Verizon tells Congress to rein in FCC’s power over Internet providers

30 Mar 2015 | Author: | No comments yet »

Chairman Wheeler Predicts FCC Will Beat Legal Challenge To Net Neutrality.

Federal Communications Commission Chairman Tom Wheeler (L) and FCC Commissioner Ajit Pai visit before testifying to the House Judiciary Committee about Internet regulation in the Rayburn House Office Building on Capitol Hill March 25, 2015 in Washington, DC. Not everyone is happy with the Federal Communications Commission’s decision to reclassify broadband Internet service as a utility under Title II of the Communications Act of 1934; an 81-year-old law intended to regulate the telecommunications sector.

FCC is facing charges from broadband providers over its new net neutrality regulations The net neutrality or the open internet gives FCC authority to prevent Internet Service Providers or ISP from blocking or degrading the speed of internet, and making paid agreements with internet content companies for fast lanes, a practice called “paid prioritization.” The FCC was sued separately last week by several broadband internet companies. At the end of a speech given Friday, March 27, at Ohio State University’s Moritz College of Law, Wheeler told the crowd the FCC’s new rules would be upheld by the courts. US Telecom – a trade group counting AT&T Inc. among its members – Alamo Broadband and Verizon Communications Inc., all filed suits last week asking federal judges to cancel FCC new set of rules.

He went on to say that “the big winners will be America’s consumers and innovators and our economy as a whole,” according to a text of the speech made available by the FCC. “We will finally have strong, enforceable rules that assure that Internet remains open now, and into the future.” Wheeler appeared before five different Congressional hearings over the past two weeks. McAdam’s letter also objected to rules that let Dish use discounts intended for small businesses to save $3.3 billion in an auction for wireless spectrum licenses. And I’m proud that the Commission has made the right choice, adopting strong, sustainable, and sensible open Internet protections.” The latter was filed in the US Court of Appeals for the District of Columbia, a court that a Reuters report noted has already rejected FCC net neutrality proposals twice. Entitled ‘Protecting and Promoting the Open Internet,’ which will take effect 2 months after its publication in the Federal Register, FCC would not allow big corporations or highly funded services to obtain advantages over other smaller companies and their products.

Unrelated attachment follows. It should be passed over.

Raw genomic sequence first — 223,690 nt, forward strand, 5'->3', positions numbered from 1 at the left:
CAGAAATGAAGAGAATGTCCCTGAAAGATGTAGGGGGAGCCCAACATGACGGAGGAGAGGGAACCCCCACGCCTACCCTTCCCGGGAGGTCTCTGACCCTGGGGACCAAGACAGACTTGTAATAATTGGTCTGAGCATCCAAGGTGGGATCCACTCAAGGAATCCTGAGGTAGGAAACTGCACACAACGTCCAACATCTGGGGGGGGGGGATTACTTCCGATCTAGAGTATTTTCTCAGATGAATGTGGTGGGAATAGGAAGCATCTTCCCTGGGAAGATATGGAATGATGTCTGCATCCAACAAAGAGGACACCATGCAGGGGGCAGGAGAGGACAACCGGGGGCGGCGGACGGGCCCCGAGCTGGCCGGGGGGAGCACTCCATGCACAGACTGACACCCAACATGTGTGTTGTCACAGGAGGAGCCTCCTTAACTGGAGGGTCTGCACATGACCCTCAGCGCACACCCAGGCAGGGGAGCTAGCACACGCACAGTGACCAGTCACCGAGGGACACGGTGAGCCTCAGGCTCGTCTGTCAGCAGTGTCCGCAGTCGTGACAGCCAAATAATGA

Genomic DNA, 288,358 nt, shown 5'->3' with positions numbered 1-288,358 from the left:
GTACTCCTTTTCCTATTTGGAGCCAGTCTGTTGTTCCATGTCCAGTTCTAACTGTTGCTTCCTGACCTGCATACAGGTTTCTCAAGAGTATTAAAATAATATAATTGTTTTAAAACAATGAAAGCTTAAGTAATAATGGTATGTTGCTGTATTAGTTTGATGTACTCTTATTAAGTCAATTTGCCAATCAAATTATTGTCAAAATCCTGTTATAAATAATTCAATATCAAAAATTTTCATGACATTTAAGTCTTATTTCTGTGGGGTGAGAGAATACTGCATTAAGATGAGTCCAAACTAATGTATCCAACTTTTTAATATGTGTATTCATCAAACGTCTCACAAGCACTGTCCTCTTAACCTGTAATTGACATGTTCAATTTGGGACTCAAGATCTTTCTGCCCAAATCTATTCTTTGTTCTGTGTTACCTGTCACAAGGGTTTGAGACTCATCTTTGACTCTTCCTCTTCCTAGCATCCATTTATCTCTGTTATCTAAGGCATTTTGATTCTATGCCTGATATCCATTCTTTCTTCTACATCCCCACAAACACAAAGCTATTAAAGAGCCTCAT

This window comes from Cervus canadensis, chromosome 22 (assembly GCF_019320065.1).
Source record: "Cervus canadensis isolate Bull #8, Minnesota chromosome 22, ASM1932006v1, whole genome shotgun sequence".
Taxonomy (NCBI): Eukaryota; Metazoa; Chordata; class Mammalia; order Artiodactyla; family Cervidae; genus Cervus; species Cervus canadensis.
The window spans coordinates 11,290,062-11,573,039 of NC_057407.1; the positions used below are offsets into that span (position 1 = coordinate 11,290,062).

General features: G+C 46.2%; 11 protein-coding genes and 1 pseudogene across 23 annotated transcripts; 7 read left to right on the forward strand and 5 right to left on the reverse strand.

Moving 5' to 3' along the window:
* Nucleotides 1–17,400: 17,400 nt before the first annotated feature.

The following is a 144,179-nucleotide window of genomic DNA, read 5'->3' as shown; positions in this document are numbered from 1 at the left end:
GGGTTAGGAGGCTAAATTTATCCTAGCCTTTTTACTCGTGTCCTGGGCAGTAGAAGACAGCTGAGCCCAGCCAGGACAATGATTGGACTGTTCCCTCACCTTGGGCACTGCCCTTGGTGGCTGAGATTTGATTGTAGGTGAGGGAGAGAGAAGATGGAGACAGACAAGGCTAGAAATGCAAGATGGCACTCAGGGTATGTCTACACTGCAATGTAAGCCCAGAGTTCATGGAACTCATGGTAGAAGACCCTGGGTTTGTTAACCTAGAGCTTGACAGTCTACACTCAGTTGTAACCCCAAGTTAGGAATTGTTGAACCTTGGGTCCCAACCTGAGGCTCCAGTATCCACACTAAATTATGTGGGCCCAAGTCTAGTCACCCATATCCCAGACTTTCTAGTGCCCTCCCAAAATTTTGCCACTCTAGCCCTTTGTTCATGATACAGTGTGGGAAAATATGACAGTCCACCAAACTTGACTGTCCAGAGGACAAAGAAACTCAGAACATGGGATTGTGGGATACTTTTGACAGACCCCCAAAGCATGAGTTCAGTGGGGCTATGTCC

The DC Circuit sent the previous Open Internet Order back to us and basically said, “You’re trying to impose common carrier-like regulation without stepping up and saying, ‘these are common carriers.’” We have addressed that issue, which is the underlying issue in all of the debates we’ve had so far. Attend Interop Las Vegas, the leading independent technology conference and expo series designed to inspire, inform, and connect the world’s IT community. That gives me great confidence going forward that we will prevail.” The FCC’s net neutrality rules ensure that ISPs can’t throttle or block legal content, nor can they offer paid prioritization for so-called Internet fast lanes. Ted Deutch, D-Fla., expressed concern that Republicans were turning the rules “into another wedge issue to attack the president.” Before that hearing, Wheeler had appeared at three other House hearings and a Senate Commerce oversight hearing in the previous two weeks.

That’s “too long,” McAdam wrote. “In that time, technology and markets have gone through several cycles, while law and policy have stood still,” he wrote. A telecom trade organization which represents wireless carriers like Verizon, AT&T, and others, and a Texas broadband provider named Alamo, have filed petitions asking courts to set aside the rules because they say the FCC had acted beyond its authority.

Those opposed to the way things went down claim they support the same measures, but not by reclassifying the Internet under an Act that’s eight decades old, which they say gives the government too much power and will ultimately stifle innovation. “And that is what we have done, constructing Title II for the 21st Century built on the strong foundation laid by the treatment of wireless voice,” Wheeler added. “I was there when Title II was sought by the wireless industry. He referenced the experience in his speech, thanking officials for asking him to appear there. “It’s great to be here, and I’m not just saying that because I spent five of the previous eight weekdays testifying before Congress,” Wheeler said. But at the same time, Wheeler echoes one of his top lawyers, Gigi Sohn, who first extolled the use of Title II in the agency’s plan, among other legal tools, in an interview with TechCrunch: We like to say it’s the belt, the belt and the suspenders.

Wheeler plans to impose bidding restrictions on the next major spectrum auction to help smaller carriers like T-Mobile and Sprint boost their networks. Wheeler also underlined the importance of the new rules, and compared two scenarios — first with guidance of the Title II, and the other with policies that only “advances the interests of a few powerful companies.” “The choice is clear.

It is still unclear whether the court challenges will be heard, but both filings include statements that their challenges may be premature since the rules have not yet been printed in the government’s register. Ξ

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